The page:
Prominent US leaders from Rudy Giuliani to Howard Dean have been visiting the White House to fight for an Iranian opposition group currently on the State Department's terror list—and those visits are drawing scrutiny at the Washington Post. The Treasury Department already has looked into the possibility that the advocacy, which has involved payments of tens of thousands of dollars, breaks laws surrounding terrorist organizations; now some suggest the visitors are acting as lobbyists and must register as such.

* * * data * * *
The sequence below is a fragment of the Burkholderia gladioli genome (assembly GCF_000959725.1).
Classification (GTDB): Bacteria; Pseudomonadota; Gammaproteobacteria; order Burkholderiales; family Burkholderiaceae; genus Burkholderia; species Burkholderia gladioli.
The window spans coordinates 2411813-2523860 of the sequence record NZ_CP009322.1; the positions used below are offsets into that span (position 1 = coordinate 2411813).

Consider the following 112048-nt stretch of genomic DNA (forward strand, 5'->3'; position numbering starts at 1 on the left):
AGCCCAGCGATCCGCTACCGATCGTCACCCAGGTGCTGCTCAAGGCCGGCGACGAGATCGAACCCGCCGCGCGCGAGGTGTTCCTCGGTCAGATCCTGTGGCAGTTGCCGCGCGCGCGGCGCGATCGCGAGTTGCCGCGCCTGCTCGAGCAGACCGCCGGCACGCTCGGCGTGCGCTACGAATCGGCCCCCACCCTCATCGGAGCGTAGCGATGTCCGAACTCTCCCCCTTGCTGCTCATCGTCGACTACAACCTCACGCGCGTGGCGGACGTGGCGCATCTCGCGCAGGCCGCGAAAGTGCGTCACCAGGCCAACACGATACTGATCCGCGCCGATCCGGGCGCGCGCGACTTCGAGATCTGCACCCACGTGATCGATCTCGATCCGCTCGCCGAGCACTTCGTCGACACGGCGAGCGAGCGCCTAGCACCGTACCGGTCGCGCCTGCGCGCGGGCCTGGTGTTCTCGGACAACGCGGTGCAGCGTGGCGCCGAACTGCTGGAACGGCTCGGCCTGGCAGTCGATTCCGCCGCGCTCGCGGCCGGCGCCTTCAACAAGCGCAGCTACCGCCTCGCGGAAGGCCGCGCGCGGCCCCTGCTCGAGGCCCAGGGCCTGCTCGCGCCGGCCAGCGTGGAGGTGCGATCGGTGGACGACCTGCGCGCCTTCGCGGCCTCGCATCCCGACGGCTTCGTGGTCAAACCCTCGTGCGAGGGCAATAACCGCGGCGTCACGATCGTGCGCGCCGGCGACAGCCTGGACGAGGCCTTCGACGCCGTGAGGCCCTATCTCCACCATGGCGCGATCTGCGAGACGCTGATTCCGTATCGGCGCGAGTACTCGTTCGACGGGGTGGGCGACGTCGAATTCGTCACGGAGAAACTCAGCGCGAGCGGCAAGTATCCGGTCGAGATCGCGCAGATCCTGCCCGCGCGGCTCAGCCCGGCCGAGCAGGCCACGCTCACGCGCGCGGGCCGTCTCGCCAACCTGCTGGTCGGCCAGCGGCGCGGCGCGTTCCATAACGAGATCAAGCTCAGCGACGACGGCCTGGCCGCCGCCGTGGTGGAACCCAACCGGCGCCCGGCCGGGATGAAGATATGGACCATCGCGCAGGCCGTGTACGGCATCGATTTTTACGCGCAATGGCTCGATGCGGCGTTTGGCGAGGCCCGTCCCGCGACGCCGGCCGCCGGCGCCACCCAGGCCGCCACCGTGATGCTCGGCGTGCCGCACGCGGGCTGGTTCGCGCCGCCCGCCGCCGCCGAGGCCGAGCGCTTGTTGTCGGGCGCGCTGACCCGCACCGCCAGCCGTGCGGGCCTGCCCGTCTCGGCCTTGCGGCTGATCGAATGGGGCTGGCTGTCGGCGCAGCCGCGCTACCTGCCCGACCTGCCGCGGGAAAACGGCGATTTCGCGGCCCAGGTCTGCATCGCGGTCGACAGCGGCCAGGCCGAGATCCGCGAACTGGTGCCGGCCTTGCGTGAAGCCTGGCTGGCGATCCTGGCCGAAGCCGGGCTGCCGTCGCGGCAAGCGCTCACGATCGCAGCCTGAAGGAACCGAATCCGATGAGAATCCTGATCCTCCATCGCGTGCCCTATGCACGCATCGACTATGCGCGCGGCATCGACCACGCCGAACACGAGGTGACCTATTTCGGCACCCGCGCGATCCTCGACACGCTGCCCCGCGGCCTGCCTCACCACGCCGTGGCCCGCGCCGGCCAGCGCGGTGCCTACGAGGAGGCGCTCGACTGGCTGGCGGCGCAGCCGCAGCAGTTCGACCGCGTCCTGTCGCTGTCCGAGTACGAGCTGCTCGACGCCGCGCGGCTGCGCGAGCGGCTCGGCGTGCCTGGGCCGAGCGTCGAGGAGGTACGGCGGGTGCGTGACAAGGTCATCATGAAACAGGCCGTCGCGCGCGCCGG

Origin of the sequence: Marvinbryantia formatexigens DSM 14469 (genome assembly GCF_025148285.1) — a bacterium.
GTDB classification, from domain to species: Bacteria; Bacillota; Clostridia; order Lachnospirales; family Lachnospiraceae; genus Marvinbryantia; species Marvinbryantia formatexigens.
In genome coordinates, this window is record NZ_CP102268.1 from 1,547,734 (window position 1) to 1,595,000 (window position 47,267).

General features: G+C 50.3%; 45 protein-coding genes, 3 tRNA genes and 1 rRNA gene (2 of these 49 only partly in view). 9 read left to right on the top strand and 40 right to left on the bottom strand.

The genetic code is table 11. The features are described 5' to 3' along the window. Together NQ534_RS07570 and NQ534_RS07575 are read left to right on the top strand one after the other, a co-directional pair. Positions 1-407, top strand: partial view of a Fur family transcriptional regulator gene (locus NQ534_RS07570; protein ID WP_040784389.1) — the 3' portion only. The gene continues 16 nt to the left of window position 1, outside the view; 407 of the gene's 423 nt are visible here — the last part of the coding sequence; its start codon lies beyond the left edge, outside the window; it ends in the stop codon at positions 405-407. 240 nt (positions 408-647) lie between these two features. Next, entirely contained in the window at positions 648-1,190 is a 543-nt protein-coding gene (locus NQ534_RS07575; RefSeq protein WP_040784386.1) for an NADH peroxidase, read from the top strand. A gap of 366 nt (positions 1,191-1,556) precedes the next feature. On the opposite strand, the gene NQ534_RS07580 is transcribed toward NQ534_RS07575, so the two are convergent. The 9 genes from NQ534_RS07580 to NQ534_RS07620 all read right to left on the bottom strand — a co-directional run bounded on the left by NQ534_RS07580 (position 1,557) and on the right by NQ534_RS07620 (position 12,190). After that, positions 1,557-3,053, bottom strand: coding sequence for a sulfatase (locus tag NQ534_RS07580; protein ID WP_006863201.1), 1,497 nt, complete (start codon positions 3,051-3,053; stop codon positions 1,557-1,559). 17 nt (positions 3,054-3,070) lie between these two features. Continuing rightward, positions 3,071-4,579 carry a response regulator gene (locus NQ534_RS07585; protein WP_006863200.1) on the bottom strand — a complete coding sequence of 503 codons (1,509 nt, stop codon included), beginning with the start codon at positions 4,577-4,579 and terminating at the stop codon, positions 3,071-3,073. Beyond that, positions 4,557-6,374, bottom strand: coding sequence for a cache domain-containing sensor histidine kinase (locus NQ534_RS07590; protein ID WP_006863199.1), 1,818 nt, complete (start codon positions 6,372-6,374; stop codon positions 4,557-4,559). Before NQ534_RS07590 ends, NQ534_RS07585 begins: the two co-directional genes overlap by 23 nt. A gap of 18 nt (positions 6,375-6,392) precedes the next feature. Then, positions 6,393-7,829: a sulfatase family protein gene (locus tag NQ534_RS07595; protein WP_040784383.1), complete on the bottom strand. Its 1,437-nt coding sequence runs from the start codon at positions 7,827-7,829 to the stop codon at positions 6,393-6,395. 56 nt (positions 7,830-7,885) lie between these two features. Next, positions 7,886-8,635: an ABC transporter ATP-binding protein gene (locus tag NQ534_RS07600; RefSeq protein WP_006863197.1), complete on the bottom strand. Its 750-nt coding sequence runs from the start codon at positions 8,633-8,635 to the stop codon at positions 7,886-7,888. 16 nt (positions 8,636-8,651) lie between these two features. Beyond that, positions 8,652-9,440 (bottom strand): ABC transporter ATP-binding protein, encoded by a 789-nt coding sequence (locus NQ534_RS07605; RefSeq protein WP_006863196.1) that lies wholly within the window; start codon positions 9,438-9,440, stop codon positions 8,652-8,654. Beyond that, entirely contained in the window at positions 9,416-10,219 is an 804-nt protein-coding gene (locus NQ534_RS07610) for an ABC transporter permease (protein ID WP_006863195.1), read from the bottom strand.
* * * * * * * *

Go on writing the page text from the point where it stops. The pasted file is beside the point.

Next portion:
Hillary Clinton must decide by October whether to lift the Mujaheddin-e Khalq from the State Department's terror list, according to a court order. In the meantime, a host of officials from both parties, including a former Obama adviser and a Romney aide, are pushing on behalf of the group. The organization, which is also seeking improved conditions for exiles at an Iraq camp, says it hasn't asked for the advocacy. But the supporters have been paid $10,000 to $40,000 in speaking fees by the group's allies; former Pennsylvania Gov. Ed Rendell has received $150,000 in travel expenses, he says. The MEK was accused of killing six Americans in the 1970s, but renounced terrorism in 2001. Click through for the full piece.